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We need every resident to do their part to reach our goal of clean healthy waterways. The following tips will help you prevent stormwater pollution from your home.

Pet Waste Belongs in the Trash!

You hate stepping in it. And fish hate swimming in it, too! When you walk your dog, make sure to carry a plastic bag with you so that you can pick up the waste and dispose of it properly. Flushing is the best disposal method (don’t flush the plastic bag), but you can also throw it in a trash can. Some towns will fine you if they catch you leaving it in public areas!


Do your "doody" in both public areas and in your yard. To learn more, visit the Neponset River Watershed Association.

Yard Waste

In the spring, bag your grass clippings for curbside pickup. In the fall, do it again with your leaves. Even better, compost them to make a natural fertilizer for your garden. But whatever you do, don't dump them in a brook or storm drain, and don't leave them on the sidewalk!


Learn more from the Mystic River Watershed Association. 

Lawn Chemicals and Fertilizer

Test your soil and read the label before you apply fertilizer. If you use too much fertilizer, the excess will just wash away in the next rain, polluting your local waterways. Use fertilizers sparingly and sweep up driveways, sidewalks and walkways.


You may not even need to fertilize your yard! According to experts, most homeowners over-fertilize their lawns. The University of Massachusetts has a handy guide on how to test your soil to see if you need to fertilize. 

Lawn Watering

A lawn needs just one inch of water per week to be green. If you are watering more than that, a lot of that water is running off into the nearest waterway, taking your fertilizer, seeds, and hard earned money right along with it. Adjust your sprinklers so they don't water the driveway or sidewalk. Even better, use drip irrigation or soaker hoses.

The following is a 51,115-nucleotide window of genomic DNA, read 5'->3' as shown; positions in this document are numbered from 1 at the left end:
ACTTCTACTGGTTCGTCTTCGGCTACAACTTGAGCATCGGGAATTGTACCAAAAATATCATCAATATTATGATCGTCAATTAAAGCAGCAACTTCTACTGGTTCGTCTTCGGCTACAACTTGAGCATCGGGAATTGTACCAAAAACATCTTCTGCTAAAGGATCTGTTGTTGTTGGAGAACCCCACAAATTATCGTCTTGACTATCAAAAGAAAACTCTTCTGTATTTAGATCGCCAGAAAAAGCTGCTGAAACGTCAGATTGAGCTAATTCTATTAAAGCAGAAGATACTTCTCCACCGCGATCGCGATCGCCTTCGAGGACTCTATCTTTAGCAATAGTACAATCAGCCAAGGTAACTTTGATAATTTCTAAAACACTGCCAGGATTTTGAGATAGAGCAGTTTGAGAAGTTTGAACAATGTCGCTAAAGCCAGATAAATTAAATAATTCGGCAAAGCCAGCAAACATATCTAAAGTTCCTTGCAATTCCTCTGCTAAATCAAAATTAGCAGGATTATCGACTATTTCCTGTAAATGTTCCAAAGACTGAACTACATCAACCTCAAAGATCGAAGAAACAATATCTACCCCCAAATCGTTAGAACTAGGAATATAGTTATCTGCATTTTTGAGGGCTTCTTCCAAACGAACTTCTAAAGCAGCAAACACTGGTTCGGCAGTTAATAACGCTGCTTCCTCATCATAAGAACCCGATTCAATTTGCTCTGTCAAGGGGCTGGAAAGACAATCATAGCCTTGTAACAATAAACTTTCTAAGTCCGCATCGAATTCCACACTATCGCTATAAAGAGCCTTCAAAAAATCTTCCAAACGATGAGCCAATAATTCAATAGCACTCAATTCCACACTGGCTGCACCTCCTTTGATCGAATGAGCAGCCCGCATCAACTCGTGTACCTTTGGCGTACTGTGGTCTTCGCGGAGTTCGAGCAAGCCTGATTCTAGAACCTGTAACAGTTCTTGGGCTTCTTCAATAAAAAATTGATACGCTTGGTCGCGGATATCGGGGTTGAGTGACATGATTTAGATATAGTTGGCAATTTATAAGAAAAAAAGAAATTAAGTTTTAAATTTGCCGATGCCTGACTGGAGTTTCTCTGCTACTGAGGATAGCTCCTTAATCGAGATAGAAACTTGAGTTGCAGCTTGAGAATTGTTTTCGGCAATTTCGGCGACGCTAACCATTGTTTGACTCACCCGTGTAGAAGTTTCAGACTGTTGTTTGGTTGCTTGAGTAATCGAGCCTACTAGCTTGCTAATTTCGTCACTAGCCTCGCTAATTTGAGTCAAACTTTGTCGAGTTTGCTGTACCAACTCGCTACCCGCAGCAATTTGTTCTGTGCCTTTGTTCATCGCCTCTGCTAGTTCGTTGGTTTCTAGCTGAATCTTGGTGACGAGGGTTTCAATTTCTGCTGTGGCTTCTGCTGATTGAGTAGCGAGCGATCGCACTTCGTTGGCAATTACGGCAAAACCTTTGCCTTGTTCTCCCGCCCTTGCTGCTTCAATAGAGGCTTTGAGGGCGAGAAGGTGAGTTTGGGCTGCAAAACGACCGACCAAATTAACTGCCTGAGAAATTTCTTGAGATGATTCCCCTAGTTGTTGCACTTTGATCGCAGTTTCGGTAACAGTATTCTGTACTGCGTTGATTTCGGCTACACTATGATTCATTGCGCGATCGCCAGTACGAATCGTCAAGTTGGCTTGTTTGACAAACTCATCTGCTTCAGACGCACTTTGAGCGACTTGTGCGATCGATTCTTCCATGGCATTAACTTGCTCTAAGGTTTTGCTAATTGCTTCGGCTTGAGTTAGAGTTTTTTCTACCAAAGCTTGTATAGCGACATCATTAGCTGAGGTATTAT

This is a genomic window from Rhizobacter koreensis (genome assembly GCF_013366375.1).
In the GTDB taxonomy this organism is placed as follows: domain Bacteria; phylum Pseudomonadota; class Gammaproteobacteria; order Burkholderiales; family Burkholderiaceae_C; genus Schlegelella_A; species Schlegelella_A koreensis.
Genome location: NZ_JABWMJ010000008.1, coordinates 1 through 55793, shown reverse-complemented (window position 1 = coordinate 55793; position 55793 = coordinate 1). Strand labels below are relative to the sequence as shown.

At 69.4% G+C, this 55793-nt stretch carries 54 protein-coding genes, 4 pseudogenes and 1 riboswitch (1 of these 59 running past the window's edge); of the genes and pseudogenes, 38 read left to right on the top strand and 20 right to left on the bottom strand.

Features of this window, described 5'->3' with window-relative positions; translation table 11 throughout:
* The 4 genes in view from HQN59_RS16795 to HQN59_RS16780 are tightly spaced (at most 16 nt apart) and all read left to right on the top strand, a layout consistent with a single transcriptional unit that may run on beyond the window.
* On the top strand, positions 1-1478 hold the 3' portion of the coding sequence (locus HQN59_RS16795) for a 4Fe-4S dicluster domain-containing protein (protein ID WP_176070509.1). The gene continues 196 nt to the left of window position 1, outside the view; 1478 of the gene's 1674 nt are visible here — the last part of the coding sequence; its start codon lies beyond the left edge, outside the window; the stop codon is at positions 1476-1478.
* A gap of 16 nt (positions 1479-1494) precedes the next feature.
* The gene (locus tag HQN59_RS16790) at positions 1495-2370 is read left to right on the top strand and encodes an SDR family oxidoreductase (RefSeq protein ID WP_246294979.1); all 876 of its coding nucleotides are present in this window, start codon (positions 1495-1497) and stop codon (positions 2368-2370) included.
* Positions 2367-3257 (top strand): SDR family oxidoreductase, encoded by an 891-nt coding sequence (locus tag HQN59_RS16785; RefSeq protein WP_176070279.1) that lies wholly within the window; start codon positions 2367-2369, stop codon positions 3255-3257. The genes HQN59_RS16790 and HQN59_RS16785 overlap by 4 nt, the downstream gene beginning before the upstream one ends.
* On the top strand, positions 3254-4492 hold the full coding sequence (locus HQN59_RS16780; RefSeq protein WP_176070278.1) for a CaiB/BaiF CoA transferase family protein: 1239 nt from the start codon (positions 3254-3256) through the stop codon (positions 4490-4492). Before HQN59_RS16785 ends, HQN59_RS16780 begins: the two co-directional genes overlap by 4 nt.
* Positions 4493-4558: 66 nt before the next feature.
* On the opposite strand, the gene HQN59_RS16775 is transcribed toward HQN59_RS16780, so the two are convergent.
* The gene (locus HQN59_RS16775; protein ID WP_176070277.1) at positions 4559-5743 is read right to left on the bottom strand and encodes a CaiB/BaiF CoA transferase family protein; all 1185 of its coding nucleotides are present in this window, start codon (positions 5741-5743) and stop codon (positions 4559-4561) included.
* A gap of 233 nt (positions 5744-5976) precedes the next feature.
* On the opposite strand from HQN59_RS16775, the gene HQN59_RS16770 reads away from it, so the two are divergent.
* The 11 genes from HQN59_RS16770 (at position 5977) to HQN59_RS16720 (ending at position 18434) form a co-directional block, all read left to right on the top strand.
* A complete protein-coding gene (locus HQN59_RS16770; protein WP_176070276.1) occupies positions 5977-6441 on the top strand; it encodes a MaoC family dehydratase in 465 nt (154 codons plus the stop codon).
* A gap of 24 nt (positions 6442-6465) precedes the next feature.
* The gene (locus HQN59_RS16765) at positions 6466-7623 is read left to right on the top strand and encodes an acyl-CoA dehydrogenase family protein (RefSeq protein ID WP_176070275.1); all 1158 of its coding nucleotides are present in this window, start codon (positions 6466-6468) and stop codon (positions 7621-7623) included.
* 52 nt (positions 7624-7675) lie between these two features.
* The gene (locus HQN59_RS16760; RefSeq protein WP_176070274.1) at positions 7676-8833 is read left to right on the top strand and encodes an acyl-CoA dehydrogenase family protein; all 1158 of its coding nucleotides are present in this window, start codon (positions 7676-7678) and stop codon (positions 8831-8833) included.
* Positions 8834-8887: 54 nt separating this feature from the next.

There are lots of useful tips in the Guide to Lawn and Landscape Water Conservation, published by the Massachusetts Water Resources Commission. 

Household Chemicals

If you stop to think about it, your home is full of chemicals, such as cleaners, medicines, pesticides, weed and bug killers, and old paint, just to name a few.  When you're cleaning out the garage, it might be tempting to pour those chemicals down the toilet, sink or the storm drain, but don't! 


The Massachusetts Department of Environmental Protection has created a website where you can find a household hazardous waste disposal facility that is convenient to you.

Car Care

It matters how and where you take care of your car. When you are working on your car, take care to catch your used fluids in safe containers that you can take to a recycling center. Never dispose of these chemicals down a storm drain. If you spill anything, mop it up quickly. It's best to take your car to a professional car wash. They have special equipment to treat all the dirty water they produce. If you wash your car at home, it's best to park your car on the grass, first, rather than leave it on the driveway. 


For more on these and other car care tips, visit our friends at the city of Concord.

Soak Up the Rain!

Rainwater won't become stormwater pollution if you keep it on your property! You can do that by connecting rain barrels to your gutters, and using the water they capture in your lawn or garden later. If you are renovating, consider a rain garden or modern "pervious" pavers that allow water to soak through into the soil below.


You can learn more about all these techniques by reading this fact sheet from the Pioneer Valley Planning Commission.

Septic Systems

If you smell sewage or see especially lush plants growing on your leach field, then your septic system might need attention. If your septic system needs repair, it might be polluting your local waterways. If it gets too bad, it might back up into your home!

Learn more about the symptoms and solutions to failing septic systems from the Town of Newbury Stormwater Committee. 

Pool Care

Do you know how your eyes can burn after too much time in the chlorinated water of a swimming pool? Imagine how that feels for fish and frogs! Pool owners should stop chlorinating as soon as they know they're going to drain the pool, and drain the water on the grass rather than directly into a waterway.


For more tips, check out this brochure from the Massachusetts Department of Conservation and Recreation. 

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